The purport of the great teachings of Krishna, however, is to show that this will not be the case, that it all will be different. Krishna now shows his pupil — who is to live through the time of transition from one epoch to another — that the soul, if it is to become harmonious, must take in something of all these three spiritual streams. We find the Vedic unity interpreted in the right way in the teachings of Krishna, as well as the principles of the Sankhya teaching and the principles of Yoga. For what is it that actually lies behind all that we are about to learn from the Bhagavad Gita? The revelations of Krishna are somewhat to this effect: There is a creative Cosmic Word, itself containing the creative principle. As the sound produced by man when he speaks undulates and moves and lives through the air, so does the Word surge and weave and live in all things, and create and order all existence. Thus the Veda principle breathes through all things. This can be taken up by human perception into the human soul life. There is a supreme, weaving Creative Word, and there is an echo of this supreme, weaving Creative Word in the Vedic documents. The Word is the creative principle of the World; in the Vedas it is revealed. That is one part of the Krishna teaching. The human soul is capable of understanding how the Word lives on, in the different forms of existence. Human knowledge learns the laws of existence by grasping how the separate forms of being express, with the regularity of a fixed law, that which is soul and spirit. The teachings about the forms in the world, of the laws which shape existence, of cosmic laws and their manner of working, is the Sankhya philosophy, the other side of the Krishna teaching. Just as Krishna made clear to his pupil that behind all existence is the creative cosmic Word, so also he made clear to him that human knowledge can recognize the separate forms, and therefore can grasp the cosmic laws. The cosmic Word, the cosmic laws as echoed in the Vedas, and in Sankhya, were revealed by Krishna to his pupil. And he also spoke to him about the path that leads the individual pupil to the heights where he can once again share in the knowledge of the cosmic Word. Thus Krishna also spoke of Yoga. Threefold is the teaching of Krishna: it teaches of the Word, of the Law, and of reverent devotion to the Spirit.
The Word, the Law, and Devotion are the three streams by means of which the soul can carry out its development.
These three streams will for ever work upon the human soul in some way or another. Have we not just seen that modern Spiritual Science must seek for new expression of these three streams? But the ages differ one from the other, and in many different ways will that which is the threefold comprehension of the world be brought to human souls. Krishna speaks of the Cosmic Word, of the Creative Word; of the fashioning of existence; of the devotional deepening of the soul — of Yoga.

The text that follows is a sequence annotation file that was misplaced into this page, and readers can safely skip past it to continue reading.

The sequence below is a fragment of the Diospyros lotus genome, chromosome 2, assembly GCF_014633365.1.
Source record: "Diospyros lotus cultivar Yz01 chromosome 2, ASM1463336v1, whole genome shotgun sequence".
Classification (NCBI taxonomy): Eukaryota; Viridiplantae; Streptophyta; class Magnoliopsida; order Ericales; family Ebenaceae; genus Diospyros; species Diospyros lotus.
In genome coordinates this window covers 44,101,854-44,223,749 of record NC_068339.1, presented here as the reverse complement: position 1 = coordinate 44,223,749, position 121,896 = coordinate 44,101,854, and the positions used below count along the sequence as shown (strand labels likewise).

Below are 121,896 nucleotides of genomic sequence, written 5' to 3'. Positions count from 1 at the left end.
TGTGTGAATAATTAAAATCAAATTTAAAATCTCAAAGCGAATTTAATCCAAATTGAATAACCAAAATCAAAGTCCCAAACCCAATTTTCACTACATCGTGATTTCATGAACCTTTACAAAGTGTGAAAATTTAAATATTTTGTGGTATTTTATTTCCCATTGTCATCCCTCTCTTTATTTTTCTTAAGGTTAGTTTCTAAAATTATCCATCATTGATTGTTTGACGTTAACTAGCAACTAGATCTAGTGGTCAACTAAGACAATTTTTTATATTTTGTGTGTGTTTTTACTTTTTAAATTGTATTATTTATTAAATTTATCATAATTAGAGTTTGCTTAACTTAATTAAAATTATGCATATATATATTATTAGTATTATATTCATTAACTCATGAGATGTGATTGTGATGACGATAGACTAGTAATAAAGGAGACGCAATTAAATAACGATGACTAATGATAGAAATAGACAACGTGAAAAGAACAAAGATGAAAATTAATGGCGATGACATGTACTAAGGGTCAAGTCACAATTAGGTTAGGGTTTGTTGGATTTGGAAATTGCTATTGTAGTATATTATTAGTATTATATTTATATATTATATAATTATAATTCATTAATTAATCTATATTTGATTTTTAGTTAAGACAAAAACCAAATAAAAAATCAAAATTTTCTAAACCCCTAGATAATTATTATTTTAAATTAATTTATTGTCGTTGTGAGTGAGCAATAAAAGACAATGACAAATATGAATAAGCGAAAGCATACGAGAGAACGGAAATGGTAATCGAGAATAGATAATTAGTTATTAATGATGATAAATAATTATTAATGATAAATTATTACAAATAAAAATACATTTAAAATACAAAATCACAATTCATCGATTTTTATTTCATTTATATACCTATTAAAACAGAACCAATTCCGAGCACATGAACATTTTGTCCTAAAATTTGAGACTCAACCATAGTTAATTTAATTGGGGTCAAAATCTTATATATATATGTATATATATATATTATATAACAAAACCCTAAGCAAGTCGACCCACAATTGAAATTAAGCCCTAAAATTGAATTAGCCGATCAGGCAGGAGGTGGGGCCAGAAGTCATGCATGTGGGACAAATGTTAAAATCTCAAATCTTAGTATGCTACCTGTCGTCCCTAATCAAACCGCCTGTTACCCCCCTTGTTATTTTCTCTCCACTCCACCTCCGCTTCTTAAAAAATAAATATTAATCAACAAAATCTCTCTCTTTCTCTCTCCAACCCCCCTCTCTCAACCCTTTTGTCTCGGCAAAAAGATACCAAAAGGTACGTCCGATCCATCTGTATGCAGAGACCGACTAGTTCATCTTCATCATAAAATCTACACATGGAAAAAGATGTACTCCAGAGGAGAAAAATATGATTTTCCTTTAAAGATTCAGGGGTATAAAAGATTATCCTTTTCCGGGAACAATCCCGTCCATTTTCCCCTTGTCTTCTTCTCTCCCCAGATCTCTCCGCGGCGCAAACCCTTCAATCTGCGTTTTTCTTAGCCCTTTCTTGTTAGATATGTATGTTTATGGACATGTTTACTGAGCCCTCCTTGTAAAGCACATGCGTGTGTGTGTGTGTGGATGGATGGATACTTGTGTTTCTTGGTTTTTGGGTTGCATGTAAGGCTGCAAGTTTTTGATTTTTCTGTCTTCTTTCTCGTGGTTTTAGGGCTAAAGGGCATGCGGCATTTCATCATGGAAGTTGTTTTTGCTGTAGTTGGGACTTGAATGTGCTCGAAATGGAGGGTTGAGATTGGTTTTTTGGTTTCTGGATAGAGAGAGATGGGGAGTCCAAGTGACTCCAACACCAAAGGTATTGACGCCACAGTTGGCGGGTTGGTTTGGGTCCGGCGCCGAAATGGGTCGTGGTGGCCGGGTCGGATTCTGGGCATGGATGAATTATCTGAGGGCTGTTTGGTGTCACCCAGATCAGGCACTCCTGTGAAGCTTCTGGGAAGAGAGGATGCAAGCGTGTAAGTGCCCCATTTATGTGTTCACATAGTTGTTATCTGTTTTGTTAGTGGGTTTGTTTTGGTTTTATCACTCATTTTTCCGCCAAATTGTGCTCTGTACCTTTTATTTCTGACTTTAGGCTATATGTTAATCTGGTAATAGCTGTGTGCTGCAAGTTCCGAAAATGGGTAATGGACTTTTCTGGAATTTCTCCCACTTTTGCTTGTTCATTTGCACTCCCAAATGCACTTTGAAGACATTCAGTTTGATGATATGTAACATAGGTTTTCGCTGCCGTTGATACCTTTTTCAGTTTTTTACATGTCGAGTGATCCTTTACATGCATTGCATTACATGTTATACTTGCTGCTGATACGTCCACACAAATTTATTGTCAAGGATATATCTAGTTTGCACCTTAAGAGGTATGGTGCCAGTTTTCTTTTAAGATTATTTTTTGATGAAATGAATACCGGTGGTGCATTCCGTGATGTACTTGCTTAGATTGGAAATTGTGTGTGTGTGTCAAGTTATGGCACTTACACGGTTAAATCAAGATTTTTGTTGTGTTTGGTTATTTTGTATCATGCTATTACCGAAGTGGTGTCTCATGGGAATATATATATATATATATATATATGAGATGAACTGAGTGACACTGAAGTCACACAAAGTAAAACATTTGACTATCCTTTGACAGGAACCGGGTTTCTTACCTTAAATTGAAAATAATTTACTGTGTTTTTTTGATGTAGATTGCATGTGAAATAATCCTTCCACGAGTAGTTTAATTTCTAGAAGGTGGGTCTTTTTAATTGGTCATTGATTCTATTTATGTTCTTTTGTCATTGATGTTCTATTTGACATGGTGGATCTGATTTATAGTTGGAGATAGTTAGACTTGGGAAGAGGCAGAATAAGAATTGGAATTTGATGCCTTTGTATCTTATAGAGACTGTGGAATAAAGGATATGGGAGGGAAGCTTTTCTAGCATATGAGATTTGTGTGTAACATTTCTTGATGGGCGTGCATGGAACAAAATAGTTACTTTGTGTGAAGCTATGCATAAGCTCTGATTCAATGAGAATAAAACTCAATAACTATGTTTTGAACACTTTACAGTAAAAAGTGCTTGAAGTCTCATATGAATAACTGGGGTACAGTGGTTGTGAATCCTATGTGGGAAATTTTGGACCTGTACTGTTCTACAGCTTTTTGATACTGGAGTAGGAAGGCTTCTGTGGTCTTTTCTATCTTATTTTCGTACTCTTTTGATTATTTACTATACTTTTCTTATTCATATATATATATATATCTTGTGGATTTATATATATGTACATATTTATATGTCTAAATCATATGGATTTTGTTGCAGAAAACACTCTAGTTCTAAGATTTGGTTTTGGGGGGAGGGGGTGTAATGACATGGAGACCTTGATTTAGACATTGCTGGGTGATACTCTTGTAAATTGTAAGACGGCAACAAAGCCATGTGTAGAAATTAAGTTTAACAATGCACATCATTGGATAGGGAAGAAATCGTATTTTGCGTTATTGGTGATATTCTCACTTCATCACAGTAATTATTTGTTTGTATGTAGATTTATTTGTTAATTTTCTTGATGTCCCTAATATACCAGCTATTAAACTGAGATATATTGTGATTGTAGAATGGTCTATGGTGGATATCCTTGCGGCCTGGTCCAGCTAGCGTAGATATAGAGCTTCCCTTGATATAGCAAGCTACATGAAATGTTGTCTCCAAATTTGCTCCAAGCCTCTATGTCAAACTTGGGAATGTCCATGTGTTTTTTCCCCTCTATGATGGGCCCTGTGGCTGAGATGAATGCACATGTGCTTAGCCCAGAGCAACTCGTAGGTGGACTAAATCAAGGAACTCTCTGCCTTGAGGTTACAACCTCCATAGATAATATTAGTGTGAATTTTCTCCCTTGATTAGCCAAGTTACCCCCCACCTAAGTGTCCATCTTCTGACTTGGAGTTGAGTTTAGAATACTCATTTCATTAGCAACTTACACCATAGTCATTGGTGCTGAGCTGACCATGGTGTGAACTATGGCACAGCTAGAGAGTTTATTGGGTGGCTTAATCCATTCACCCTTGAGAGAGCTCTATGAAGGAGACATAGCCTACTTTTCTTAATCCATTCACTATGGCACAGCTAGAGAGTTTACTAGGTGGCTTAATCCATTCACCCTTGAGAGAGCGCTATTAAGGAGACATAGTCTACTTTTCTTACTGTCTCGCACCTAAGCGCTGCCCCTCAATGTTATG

The same trinity meets us again in another form, only in a more concrete, more living way — in a being who is Himself to be thought of as walking the Earth — the Incarnation of the Divine Creative Word! The Vedas came to mankind in an abstract form. The Divine Logos, of whom the Gospel of St. John speaks, is the Living and Creative Word Itself! That which we find in the Sankhya philosophy, as the law to which the cosmic forms are subject, that, historically transposed into the old Hebrew revelation, is what St. Paul calls the Law. The third stream we find in St. Paul as Faith in the risen Christ. That which was Yoga in Krishna, in St. Paul was Faith, only in a more concrete form — Faith, that was to replace the Law.
So the trinity of Veda, Sankhya, and Yoga were as the redness of the dawn of that which later rose as Sun. Veda appears again in the actual being of Christ Himself now entering in a concrete, living way into historical evolution — not pouring Himself out abstractly into space and the distances of time, but living as a single individual, as the Living Word. The Law meets us in the Sankhya philosophy, in that which shows us how the material basis, Prakriti, is developed even down to coarse substance. The Law reveals how the world came into existence, and how individual man develops within it. That is expressed in the old Hebrew revelation of the Law, in the dispensation of Moses. Inasmuch as St. Paul, on the one hand, refers to this Law of the old Hebrews, he is referring to the Sankhya philosophy; inasmuch as he refers to faith in the Risen One, he refers to the Sun of which the rosy dawn appeared in Yoga. Thus arises in a special way that of which we find the first elements in Veda, Sankhya, and Yoga. What we find in the Vedas appears in a new but now concrete form as the Living Word by Whom all things were made and without Whom nothing is made that was made, and Who, nevertheless, in the course of time, has become Flesh. Sankhya appears as the historical representation based on Law of how out of the world of the Elohim emerged the world of phenomena, the world of coarse substances. Yoga transformed itself into that which, according to St. Paul, is expressed in the words “Not I, but Christ in me” — that is to say when the Christ-force penetrates the soul and absorbs it, man rises to the heights of the divine.
Thus we see how, in a preparatory form, the coherent plan is present in world history, how the Eastern teaching was a preparation, how it gives in more abstract form, as it were, that which in a concrete form we find so marvelously contained in the Pauline Christianity. We shall see that precisely by grasping the connection between the great poem of the Bhagavad Gita and the Epistles of St. Paul, the very deepest mysteries will reveal themselves concerning what we may call the ruling of the spiritual in the collective education of the human race.
As something so new must also be felt in the new age, this newer age must extend beyond the time of Greece and must develop understanding for that which lies behind the thousand years immediately before Christ — for that which we find in the Vedas, Sankhya, and Yoga. Just as Raphael in his art and Thomas Aquinas in his philosophy had to turn back to Greece, so shall we see how in our time a conscious balance must be established between that which the present time is trying to acquire and that which lies further back than the Greek age, and stretches back to the depths of Oriental antiquity. We can allow these depths of Oriental antiquity to flow into our souls if we ponder over these different spiritual streams which are to be found within that wonderfully harmonious unity which Humboldt calls the greatest philosophical poem: the Bhagavad Gita.